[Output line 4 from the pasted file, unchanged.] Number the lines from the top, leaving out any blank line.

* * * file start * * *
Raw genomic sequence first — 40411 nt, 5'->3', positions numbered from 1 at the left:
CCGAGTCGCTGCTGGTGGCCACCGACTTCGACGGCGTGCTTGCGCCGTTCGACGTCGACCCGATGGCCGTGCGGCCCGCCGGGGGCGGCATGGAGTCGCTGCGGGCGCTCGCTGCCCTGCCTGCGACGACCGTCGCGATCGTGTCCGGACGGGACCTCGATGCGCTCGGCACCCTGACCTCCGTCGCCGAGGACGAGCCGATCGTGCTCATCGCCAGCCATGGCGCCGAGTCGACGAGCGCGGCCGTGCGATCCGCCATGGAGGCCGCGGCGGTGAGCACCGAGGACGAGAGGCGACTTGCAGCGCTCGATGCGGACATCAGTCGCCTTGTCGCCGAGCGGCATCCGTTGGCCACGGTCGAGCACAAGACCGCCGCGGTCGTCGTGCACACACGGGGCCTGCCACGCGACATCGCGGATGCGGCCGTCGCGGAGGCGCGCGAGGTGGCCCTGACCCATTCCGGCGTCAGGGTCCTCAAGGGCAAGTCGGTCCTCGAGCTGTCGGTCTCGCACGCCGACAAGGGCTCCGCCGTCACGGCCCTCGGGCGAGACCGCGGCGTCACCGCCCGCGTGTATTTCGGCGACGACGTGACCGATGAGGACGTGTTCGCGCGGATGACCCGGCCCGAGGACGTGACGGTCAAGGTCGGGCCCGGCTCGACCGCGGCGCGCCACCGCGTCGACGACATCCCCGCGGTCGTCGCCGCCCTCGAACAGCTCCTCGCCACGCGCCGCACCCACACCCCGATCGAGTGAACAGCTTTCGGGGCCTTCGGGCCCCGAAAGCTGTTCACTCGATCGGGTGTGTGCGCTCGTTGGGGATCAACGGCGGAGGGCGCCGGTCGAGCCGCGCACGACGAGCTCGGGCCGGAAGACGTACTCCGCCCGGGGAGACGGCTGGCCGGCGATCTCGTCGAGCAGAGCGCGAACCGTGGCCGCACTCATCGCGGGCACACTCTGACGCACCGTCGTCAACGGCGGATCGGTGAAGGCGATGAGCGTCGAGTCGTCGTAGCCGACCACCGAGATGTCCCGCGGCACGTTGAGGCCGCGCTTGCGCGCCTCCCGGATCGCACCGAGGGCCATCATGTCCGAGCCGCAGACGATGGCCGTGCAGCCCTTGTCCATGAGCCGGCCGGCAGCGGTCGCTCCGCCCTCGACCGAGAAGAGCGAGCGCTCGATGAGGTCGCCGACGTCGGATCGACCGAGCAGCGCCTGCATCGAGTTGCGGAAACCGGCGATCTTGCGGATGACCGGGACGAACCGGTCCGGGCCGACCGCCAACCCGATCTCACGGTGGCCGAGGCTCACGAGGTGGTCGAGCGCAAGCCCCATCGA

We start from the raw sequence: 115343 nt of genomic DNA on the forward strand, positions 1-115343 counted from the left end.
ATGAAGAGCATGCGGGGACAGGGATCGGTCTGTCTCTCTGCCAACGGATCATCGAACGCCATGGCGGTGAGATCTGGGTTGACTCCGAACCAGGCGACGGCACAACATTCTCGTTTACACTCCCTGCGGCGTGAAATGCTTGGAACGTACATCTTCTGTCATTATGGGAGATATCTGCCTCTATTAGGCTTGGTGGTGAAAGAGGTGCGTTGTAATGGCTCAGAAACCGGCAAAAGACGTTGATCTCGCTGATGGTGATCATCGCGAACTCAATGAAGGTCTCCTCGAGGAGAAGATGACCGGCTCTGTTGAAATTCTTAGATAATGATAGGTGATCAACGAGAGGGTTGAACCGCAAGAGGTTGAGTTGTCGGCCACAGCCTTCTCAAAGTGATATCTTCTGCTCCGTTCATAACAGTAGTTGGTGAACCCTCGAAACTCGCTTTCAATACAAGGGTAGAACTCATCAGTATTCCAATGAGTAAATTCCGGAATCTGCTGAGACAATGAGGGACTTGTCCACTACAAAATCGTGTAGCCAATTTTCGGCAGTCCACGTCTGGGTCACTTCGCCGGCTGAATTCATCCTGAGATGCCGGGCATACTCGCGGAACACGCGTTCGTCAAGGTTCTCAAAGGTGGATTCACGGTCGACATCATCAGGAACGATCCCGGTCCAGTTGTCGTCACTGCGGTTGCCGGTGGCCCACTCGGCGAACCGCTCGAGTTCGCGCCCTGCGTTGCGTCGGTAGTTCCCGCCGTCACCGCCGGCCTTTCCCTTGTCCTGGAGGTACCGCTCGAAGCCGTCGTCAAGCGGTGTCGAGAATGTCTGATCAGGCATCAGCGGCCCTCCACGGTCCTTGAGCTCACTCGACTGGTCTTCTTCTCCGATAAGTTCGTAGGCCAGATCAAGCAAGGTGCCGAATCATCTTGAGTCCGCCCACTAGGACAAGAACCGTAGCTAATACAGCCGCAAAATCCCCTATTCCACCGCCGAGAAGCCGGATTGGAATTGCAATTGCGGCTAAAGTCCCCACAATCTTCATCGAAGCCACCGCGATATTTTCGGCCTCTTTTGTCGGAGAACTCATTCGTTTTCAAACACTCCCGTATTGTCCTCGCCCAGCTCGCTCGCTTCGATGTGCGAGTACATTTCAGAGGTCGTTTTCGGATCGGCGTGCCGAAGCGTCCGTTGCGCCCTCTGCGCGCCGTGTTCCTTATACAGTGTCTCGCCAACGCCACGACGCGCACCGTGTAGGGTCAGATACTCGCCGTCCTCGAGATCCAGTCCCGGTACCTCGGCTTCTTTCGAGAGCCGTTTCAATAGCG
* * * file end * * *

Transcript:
ATGAAGAGCATGCGGGGACAGGGATCGGTCTGTCTCTCTGCCAACGGATCATCGAACGCCATGGCGGTGAGATCTGGGTTGACTCCGAACCAGGCGACGGCACAACATTCTCGTTTACACTCCCTGCGGCGTGAAATGCTTGGAACGTACATCTTCTGTCATTATGGGAGATATCTGCCTCTATTAGGCTTGGTGGTGAAAGAGGTGCGTTGTAATGGCTCAGAAACCGGCAAAAGACGTTGATCTCGCTGATGGTGATCATCGCGAACTCAATGAAGGTCTCCTCGAGGAGAAGATGACCGGCTCTGTTGAAATTCTTAGATAATGATAGGTGATCAACGAGAGGGTTGAACCGCAAGAGGTTGAGTTGTCGGCCACAGCCTTCTCAAAGTGATATCTTCTGCTCCGTTCATAACAGTAGTTGGTGAACCCTCGAAACTCGCTTTCAATACAAGGGTAGAACTCATCAGTATTCCAATGAGTAAATTCCGGAATCTGCTGAGACAATGAGGGACTTGTCCACTACAAAATCGTGTAGCCAATTTTCGGCAGTCCACGTCTGGGTCACTTCGCCGGCTGAATTCATCCTGAGATGCCGGGCATACTCGCGGAACACGCGTTCGTCAAGGTTCTCAAAGGTGGATTCACGGTCGACATCATCAGGAACGATCCCGGTCCAGTTGTCGTCACTGCGGTTGCCGGTGGCCCACTCGGCGAACCGCTCGAGTTCGCGCCCTGCGTTGCGTCGGTAGTTCCCGCCGTCACCGCCGGCCTTTCCCTTGTCCTGGAGGTACCGCTCGAAGCCGTCGTCAAGCGGTGTCGAGAATGTCTGATCAGGCATCAGCGGCCCTCCACGGTCCTTGAGCTCACTCGACTGGTCTTCTTCTCCGATAAGTTCGTAGGCCAGATCAAGCAAGGTGCCGAATCATCTTGAGTCCGCCCACTAGGACAAGAACCGTAGCTAATACAGCCGCAAAATCCCCTATTCCACCGCCGAGAAGCCGGATTGGAATTGCAATTGCGGCTAAAGTCCCCACAATCTTCATCGAAGCCACCGCGATATTTTCGGCCTCTTTTGTCGGAGAACTCATTCGTTTTCAAACACTCCCGTATTGTCCTCGCCCAGCTCGCTCGCTTCGATGTGCGAGTACATTTCAGAGGTCGTTTTCGGATCGGCGTGCCGAAGCGTCCGTTGCGCCCTCTGCGCGCCGTGTTCCTTATACAGTGTCTCGCCAACGCCACGACGCGCACCGTGTAGGGTCAGATACTCGCCGTCCTCGAGATCCAGTCCCGGTACCTCGGCTTCTTTCGAGAGCCGTTTCAATAGCG